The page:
1. The Situationist City

    The Situationist City By Simon Sadler

    Simon Sadler was born in the West Midlands in 1968 but immigrated to California to become Professor of Architectural and Urban History, and Chancellor’s Fellow, at the University of California. Prior to this he was a lecturer in Architectural History at the University of Nottingham. He has published many works studying the architectural ideas of avant-garde architects and individuals from Archigram to the Situationists, and other experimental practices since the Second World War.

    His first book, The Situationist City looks into the ambiguous philosophies of the Situationist International group in Paris, from their formation in 1957 till their demise in 1972. During this time the Situationist International worked aggressively to change the restricted ideology of the capitalist and Western world. Simon Sadler evaluates the group’s artistic, architectural and cultural theories that created the group at a time when modernism was popular and counterculture was emerging from around the world.

    The book is divided into three chapters that relate to the Situationist’s exploration of the city, their cultural concepts and their experimental ideas for a new city. The author has shifted “…among the detritus of tracts, manifestoes, and works of art that the Situationists left behind.” to provide an academic pathway of the Situationist’s history. By the very nature of situationism this book shouldn’t have been published as it only spreads “…lie[s] paid by a publisher…” to the masses.

    Sadler attempts to extract the architectural theories from a non-biased perspective but with such heavy ideological agendas from the Situationists it is hard for him not to get caught out. The very term situationism was frowned upon by the Situationists due to its link with academia and the avant-garde predecessors the surrealists. Although the Situationists provided a different and interesting approach to architecture and design, Sadler had his work cut out for him to keep things impartial and obtain an architectural form.



    The Situationist International was formed in 1957 as a merger between the International Movement for an Imaginist Bauhaus, headed by Asger Jorn and the Lettrist International headed by Guy Debord. The Situationists were highly politicised at a time when it was fashionable for avant-gardes to separate from social revolt and the group believed that the “…strict professionalism of architects and design led to a sterilisation of spontaneity and playfulness.” The group had anti-rationalist and anti-consumerist philosophies which are constantly contrasted to many of Le Corbusier’s works throughout the book; one notable example being from the memoires of Guy Debord and Asger Jorn, likening the plan of a prison workhouse as a damning metaphor for their experience of modernity. Many of these anti-modernist opinions stem from Debord’s ideas on an ideal urbanism as a “…projection in space of a social hierarchy without conflict…” and from the belief that technology implemented into modern bureaucratised capitalism reduces people’s independence and creativity.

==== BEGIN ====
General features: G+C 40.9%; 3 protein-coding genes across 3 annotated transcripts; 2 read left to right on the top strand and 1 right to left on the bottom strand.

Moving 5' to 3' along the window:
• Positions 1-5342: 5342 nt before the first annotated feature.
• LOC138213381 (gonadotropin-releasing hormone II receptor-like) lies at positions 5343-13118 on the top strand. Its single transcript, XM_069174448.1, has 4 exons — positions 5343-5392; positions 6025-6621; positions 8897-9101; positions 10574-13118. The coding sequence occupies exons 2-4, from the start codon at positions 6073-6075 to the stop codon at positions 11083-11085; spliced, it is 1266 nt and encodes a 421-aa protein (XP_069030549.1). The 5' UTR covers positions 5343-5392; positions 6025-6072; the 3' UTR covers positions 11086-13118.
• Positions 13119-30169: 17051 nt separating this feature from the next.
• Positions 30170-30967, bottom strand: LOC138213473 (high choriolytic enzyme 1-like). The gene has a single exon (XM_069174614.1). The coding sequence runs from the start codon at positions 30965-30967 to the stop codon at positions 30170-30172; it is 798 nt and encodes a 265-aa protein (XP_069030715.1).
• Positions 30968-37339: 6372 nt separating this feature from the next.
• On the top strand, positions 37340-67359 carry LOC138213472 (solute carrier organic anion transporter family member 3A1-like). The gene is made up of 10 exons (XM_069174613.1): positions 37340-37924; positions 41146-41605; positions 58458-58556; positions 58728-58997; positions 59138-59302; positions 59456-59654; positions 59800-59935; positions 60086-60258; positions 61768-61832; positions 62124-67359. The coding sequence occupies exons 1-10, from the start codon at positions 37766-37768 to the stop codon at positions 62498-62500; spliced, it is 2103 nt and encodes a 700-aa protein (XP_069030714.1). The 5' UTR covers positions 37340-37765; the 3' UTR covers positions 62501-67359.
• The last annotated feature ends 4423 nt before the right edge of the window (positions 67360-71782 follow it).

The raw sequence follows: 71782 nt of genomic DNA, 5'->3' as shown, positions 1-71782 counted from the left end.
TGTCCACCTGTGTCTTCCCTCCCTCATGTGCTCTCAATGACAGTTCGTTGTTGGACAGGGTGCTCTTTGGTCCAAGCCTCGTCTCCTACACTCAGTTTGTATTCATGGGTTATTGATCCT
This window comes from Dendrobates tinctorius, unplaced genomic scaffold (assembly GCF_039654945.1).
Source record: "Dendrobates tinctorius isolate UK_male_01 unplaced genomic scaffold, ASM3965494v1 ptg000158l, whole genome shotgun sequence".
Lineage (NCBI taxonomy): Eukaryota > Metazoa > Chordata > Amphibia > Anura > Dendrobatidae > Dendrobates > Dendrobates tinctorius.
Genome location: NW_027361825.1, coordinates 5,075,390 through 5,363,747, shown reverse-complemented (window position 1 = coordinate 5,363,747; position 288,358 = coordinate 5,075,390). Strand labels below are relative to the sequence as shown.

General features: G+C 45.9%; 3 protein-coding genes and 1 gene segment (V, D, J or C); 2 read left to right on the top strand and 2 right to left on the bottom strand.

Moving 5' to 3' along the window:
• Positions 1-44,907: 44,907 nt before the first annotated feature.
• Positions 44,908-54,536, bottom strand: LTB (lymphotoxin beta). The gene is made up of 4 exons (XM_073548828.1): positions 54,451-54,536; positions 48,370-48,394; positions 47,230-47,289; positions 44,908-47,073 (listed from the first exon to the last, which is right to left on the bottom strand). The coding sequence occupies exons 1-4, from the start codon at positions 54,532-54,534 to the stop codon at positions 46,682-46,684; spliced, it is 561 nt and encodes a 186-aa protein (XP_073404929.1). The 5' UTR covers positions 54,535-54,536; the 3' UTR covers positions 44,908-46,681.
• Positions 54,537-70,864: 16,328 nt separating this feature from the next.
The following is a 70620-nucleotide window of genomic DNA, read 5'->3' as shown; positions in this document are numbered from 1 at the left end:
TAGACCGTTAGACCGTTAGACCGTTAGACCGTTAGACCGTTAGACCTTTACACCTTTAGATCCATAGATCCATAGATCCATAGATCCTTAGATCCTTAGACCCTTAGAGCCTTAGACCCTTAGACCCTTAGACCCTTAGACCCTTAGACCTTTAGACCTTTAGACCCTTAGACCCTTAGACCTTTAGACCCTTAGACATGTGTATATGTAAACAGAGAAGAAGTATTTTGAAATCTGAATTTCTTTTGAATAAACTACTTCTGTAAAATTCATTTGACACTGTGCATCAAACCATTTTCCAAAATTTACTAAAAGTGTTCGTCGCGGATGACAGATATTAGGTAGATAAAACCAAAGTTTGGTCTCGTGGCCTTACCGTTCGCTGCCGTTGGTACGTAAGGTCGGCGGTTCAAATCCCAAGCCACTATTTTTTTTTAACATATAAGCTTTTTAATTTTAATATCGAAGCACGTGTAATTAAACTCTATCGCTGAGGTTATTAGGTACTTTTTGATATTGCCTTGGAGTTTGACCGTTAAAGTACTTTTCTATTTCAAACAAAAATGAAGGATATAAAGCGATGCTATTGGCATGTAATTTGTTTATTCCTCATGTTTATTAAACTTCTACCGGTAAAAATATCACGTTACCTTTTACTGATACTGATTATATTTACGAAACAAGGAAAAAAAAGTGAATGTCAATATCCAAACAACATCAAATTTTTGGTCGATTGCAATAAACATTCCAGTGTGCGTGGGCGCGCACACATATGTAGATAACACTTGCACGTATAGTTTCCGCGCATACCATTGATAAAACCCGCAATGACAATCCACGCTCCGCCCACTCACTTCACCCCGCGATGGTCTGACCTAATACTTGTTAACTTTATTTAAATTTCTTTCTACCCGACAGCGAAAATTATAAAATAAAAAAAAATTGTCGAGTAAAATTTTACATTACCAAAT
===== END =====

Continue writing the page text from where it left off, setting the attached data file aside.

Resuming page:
Throughout the first chapter, Sadler highlights the annoyances of the rational city for the Situationists and what they despise about capitalism and the ‘system’ whilst linking some of their ideologies to their grand/parent groups of COBRA (Copenhagen, Brussels, and Amsterdam, 1948-1951) and the Lettrist International (1952-1957). There are many unique ideas concerning travel around the city and some interesting analogies comparing the rational city to an egg whilst the Situationists were after scrambled egg.


    The author introduces the concepts of detournement, unitary urbanism, drifting and psychogeography, which were all methods of inquiry adopted by the Situationists. Perhaps the most famous of these techniques is psychogeography which provided the source for one of the most famous images to come out of the groups works; the Naked City. The Naked City shows areas of Paris that were threatened by redevelopment and retained areas of the city that were worth preserving. The group believed that much of the ‘true’ city lied underneath the business and bureaucracy of the city and by mapping Paris through their method of psychogeography they could criticise traditional mapping techniques and investigate the bond between narrative, language and cognition.